This is actually from a few years back - 2006 I believe - and I highly recommend that you listen to the NPR's Only A Game story here. The Winter Nationals are run by the New England Belt Sander Racing Association, and are held at Kenyon Woodworking in Jamaica Plain every winter. If you want to get in on the action, they are usually held the first weekend in February (sorry, we're too late to catch them this year), and get there early because it gets PACKED and you'll have to fight your way through a crowd. It's really an amazing experience, you've really got to see this at least once in your life.
People supe up belt sanders and send them screaming down a two lane race track (and occasionally off the track, so make sure you stand behind the line of death they mark on the floor!) in a single elimination style tournament. Did I mention that they also do some pretty awesome decorations on these suped up belt sanders? Check out the Central Main Power Tool Racing Association's 2008 Race Report, complete with video clips.
Who knew power tools could be so much fun??
Wednesday, February 13, 2008
Tuesday, February 12, 2008
February 1st was National Wear Red Day, a part of Go Red For Women - raising awareness for heart disease among women. Heart disease is the number one killer of women in America - a fact I think is often over looked because of the attention given to other diseases (which are no less horrible!).
I found this display of support on the side of The Federal Reserve Bank and loved how it echoed the red from the South Station T entrance. Check out some other cities that went red here, and check back here tomorrow to see the Go Red projection that Maria found around town!
Having some technical set backs today (I got a new computer! MacBook, 2.2 Ghz, 2 GB Ram, 250 GB hard drive for the computer nerds out there) so I'm trying to get everything how I want it.
Hopefully I'll finish up shortly and get my photo up for today, but if not you'll definitely see it tomorrow!
Posted by Sarah G at 9:47 PM
Monday, February 11, 2008
Sunday, February 10, 2008
The Dainty Dot Hosiery building is located at the corner of Kingston and Essex Streets, between Chinatown and the Leather District. It was planned and built in 1889-1890, and half of the building was lopped off in order to build the surface artery, leaving behind just 6 stories and 53,000 square feet. Just over a year ago, in November of 2006, the building was purchased by a developer who is supposedly planning on making the building into housing (Boston Globe article here).
Saturday, February 9, 2008
Friday, February 8, 2008
This mural is just outside the Chinatown Gate. It was painted by the Boston Youth Conservation Corps (BYCC), whose work I first saw along the Neponset River Greenway by my house in Dorchester. I could have sworn I had already posted pictures of those murals, but I guess not...I'll be sure to do that soon!
Thursday, February 7, 2008
Unintentionally, I started this Chinatown series right before the Chinese New Year, and if I had planned better, I would have gone down to Chinatown this past weekend to get some photos of the New Years celebrations and Lion dancing to post for today. Next year I'll do that, I promise! Instead of Lions, today you get Beach Street - the "Main Street" of Chinatown. It's full of restaurants, shops with chicken and fish and crabs in the windows, and, of course, traffic!
The Chinese New Year is the most important of the Traditional Chinese Holidays, and celebrations last for 15 days. The Chinese calendar is a lunar one, with celebrations beginning on the second new moon of the winter solstice, and typically ending around the following full moon with a Lantern Festival. This year is the year of the Rat, and year 4705 by the Chinese Calendar. Wikipedia has a page that lists a lot of information about the festivities, food, and traditions of the Chinese New Year if you'd like to learn more.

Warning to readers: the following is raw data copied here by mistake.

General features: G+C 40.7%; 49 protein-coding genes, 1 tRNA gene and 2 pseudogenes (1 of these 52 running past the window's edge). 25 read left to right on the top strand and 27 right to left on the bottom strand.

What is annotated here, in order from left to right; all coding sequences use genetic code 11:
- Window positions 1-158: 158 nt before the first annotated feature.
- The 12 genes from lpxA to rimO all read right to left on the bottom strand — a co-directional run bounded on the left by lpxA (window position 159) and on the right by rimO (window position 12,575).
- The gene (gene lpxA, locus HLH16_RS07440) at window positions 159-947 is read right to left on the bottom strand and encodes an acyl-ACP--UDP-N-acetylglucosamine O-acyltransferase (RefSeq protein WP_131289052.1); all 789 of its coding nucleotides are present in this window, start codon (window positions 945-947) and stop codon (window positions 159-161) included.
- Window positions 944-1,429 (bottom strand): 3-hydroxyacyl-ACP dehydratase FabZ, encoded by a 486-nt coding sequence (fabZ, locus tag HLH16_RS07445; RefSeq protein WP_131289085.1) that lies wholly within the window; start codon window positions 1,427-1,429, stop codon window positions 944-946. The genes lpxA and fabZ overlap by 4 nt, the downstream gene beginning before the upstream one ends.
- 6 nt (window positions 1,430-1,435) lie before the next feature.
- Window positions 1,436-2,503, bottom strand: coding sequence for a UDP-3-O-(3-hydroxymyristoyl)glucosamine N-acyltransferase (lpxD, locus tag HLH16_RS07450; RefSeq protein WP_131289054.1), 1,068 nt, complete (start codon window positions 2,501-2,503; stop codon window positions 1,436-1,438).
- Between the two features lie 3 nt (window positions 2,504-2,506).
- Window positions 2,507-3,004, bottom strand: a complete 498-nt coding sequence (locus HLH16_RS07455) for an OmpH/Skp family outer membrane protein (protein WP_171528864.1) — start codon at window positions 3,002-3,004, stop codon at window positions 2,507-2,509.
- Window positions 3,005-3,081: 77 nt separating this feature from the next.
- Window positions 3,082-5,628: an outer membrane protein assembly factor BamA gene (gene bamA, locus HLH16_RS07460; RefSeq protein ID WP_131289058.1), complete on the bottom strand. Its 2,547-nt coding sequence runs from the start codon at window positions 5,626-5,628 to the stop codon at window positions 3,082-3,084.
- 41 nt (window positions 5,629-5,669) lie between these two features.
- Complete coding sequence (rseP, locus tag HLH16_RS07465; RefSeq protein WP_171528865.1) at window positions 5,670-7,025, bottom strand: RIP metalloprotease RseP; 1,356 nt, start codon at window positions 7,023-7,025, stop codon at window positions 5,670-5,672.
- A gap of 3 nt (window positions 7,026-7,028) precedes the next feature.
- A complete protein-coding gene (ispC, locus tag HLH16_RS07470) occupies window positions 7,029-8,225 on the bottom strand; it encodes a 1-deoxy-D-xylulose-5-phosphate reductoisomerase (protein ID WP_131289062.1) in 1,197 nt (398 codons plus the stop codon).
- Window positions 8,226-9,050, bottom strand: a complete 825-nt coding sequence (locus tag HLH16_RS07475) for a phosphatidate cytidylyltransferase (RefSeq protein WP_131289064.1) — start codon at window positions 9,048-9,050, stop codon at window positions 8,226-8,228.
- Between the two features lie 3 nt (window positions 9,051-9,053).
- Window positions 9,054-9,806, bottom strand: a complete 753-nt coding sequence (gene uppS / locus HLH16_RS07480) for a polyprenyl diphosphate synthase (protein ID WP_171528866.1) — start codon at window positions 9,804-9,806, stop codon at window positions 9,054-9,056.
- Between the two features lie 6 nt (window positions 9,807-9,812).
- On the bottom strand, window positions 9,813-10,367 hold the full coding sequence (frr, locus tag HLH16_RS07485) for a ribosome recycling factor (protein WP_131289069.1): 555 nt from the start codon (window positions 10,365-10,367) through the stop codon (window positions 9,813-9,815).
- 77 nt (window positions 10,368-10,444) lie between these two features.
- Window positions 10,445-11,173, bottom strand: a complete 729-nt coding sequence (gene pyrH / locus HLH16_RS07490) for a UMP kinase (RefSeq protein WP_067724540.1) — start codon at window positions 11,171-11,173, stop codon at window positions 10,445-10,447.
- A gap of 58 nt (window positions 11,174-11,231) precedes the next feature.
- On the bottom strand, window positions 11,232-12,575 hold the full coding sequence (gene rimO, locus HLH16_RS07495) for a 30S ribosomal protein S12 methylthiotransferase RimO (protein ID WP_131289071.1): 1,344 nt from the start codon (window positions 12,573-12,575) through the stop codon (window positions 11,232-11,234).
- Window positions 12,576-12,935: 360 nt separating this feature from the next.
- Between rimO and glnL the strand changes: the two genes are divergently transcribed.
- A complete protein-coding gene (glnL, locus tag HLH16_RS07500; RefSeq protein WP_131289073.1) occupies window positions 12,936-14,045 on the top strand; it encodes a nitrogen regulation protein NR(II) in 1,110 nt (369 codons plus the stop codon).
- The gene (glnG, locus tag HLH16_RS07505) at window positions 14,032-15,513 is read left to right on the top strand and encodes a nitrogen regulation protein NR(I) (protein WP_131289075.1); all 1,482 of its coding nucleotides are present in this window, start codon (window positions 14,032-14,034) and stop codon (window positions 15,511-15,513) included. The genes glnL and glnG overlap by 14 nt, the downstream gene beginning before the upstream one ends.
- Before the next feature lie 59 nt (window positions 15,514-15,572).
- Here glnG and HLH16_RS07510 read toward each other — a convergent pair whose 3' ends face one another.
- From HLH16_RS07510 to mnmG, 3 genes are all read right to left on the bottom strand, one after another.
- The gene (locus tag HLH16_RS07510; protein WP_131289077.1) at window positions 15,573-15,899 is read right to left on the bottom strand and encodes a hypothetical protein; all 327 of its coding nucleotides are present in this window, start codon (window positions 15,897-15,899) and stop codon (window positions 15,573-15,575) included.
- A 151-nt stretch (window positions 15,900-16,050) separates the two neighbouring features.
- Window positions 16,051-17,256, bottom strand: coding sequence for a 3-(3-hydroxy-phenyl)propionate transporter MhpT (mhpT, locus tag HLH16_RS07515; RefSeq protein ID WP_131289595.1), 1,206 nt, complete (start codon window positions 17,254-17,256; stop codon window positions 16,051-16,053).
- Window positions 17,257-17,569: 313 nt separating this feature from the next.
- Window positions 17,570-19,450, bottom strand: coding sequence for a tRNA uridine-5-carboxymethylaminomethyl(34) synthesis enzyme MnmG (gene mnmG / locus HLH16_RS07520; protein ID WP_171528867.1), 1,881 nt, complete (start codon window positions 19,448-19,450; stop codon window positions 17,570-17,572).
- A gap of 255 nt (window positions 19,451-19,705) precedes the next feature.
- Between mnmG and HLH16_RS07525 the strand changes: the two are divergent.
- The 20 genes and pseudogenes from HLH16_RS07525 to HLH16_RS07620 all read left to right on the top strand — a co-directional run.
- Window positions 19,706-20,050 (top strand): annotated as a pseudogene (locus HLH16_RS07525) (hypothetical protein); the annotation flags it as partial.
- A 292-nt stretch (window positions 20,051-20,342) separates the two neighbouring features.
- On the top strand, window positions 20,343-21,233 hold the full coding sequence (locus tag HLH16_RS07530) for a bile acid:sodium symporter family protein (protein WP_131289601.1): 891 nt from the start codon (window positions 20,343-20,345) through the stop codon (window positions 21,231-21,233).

Wednesday, February 6, 2008
Chinatown gate, located at the corner of Beach St and the Surface Road. Until recently, the area you see in front of this gate (where I was standing) was a complete mess - right next to a highway off ramp, run down, and dirty. With the completion of the Big Dig and now the Rose Fitzgerald Kennedy Greenway, the area is now a nice, open plaza that is certainly more welcoming than in the past.
Tuesday, February 5, 2008
Monday, February 4, 2008
I took a walk through Chinatown and shot a handful of pictures, so I wanted to share them here over the next few days. I've never really spent a lot of time in the neighborhood and I think I'll need to change that in the future!
Sunday, February 3, 2008
Saturday, February 2, 2008
This is the FAO Schwarz bear, which used to be located in front of the FAO Schwarz store on Boylston Street. The store closed in 2004, and the bear now lives here, greeting visitors to The Floating Hospital for Children. The Floating Hospital is no longer floating, but is part of the Tufts-New England Medical Center located on Washington Street, just between Chinatown and the Theater District.
Friday, February 1, 2008
We, as a group, were contemplating what Boston is known for. I think that's easier for someone that hasn't grown up here to pinpoint, and there were a few suggestions: Fenway/Red Sox, clam chowder, lobsters. In the end, I made the executive decision to skip the seafood (bleah, gross!) and go with Fenway (woohoo!). The rationale was that you mention Fenway and everyone knows you're talking about Boston, but clam chowder and lobster are more regional things (Maine, Cape Cod).
This picture was taken by our friend Emma, who lives in Tucson, AZ, and was in Boston last summer for an internship. I got tickets in my company's box for the game on July 3rd and took her, much to the chagrin of my boyfriend! This is the view of the press boxes and the Fenway sign behind home plate from our seats. You can see a panoramic view from these same seats (taken at a different game - that I went to with my boyfriend so he wouldn't leave me!) here - click it to enlarge, and all of our other Red Sox/Fenway photos here.